Any set of partitions will approximate the function but some are clearly better than others.

Now, moving to CART models - we see data in the form of noisy points from this function and we are asked to approximate the function. By adding too many partitions we can overfit and essentially perform a nearest neighbor type model. To avoid this we limit the number of partitions our model can use (usually in the form of max depth and min samples per split). So now where should we place these splits? That is the question addressed by the splitting criteria. Areas with higher “complexity” should receive more splits as a rule of thumb and that is what gini, entropy, etc. endeavour to do.

Making predictions are just if-else statements but in the context of machine learning that is not where the power of the model comes from. The power comes from the model's ability to trade off over and under fit in a scalable manner and can be derived in a consistent probabilistic framework with theoretical guarantees in the limit of data. Finally, if we take a similar abstracted view of ML models we can say neural networks, kernel methods, Monte Carlo approaches and many more are simply addition and multiplication. Unfortunately, that is not a very useful view of the literature.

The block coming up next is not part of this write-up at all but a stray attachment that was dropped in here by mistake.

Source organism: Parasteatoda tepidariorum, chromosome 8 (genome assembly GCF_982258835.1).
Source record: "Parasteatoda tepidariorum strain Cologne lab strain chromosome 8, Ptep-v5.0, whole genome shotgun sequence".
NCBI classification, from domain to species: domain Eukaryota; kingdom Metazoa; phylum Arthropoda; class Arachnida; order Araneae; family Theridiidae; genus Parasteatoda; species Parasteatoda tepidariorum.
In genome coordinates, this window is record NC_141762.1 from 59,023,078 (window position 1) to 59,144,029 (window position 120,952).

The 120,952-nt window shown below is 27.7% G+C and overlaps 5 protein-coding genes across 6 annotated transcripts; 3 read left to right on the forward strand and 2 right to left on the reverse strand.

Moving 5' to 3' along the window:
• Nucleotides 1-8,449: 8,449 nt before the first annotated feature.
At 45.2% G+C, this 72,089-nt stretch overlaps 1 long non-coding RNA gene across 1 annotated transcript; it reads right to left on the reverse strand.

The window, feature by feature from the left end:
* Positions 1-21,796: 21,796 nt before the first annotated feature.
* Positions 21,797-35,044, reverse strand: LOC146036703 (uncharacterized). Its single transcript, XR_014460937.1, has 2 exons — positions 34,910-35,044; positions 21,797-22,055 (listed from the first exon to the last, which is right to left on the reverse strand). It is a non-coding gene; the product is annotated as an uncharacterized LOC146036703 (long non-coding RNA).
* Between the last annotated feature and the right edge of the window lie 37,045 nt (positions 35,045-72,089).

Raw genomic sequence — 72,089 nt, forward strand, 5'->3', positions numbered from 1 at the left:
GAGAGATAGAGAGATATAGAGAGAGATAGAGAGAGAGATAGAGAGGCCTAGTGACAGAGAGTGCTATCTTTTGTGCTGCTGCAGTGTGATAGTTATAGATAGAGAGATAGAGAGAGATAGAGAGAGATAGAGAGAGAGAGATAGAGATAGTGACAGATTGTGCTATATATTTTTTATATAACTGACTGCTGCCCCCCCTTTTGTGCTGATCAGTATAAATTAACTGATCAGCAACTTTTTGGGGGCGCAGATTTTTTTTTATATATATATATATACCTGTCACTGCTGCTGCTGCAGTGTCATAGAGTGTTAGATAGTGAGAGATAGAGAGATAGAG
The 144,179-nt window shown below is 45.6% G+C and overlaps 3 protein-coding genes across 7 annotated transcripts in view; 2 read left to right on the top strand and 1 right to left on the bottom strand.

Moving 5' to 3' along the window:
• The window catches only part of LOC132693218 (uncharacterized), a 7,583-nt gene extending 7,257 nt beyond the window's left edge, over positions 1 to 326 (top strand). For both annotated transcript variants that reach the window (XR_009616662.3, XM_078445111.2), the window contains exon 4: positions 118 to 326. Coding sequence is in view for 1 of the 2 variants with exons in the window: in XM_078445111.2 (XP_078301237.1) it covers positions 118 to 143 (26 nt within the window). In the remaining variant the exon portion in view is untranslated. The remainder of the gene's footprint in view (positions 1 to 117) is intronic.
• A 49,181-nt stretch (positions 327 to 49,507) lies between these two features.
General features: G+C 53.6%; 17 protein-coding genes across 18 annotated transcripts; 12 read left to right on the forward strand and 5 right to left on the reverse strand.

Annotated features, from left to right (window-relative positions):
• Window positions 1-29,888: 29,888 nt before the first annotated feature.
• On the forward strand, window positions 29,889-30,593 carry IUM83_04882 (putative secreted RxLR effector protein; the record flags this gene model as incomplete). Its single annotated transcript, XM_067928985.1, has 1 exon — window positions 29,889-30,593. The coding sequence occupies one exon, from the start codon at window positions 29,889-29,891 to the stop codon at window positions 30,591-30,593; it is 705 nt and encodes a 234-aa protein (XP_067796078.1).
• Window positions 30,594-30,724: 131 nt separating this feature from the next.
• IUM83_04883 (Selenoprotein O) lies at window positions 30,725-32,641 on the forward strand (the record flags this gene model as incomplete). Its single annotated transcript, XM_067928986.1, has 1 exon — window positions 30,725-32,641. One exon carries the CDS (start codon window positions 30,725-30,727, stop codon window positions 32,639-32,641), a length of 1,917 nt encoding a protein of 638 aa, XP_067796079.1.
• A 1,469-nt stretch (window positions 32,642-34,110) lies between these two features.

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A decision tree is a partitioning of the problem domain in subsets, by means of conditions. It is usually implemented as cascaded if-then-elses. You can see it as a term that describes a complex decision logic.

Decision trees are neither more efficient nor more "supportive" of machine learning than logical tests. They are logical tests.

Also keep in mind that any algorithm is nothing more than a combination of arithmetic computations and tests, i.e. a (usually huge) decision tree.


For completeness, let us mention that in some contexts, such as machine learning, complex decision trees are built automatically, by algorithms. But this doesn't change their nature.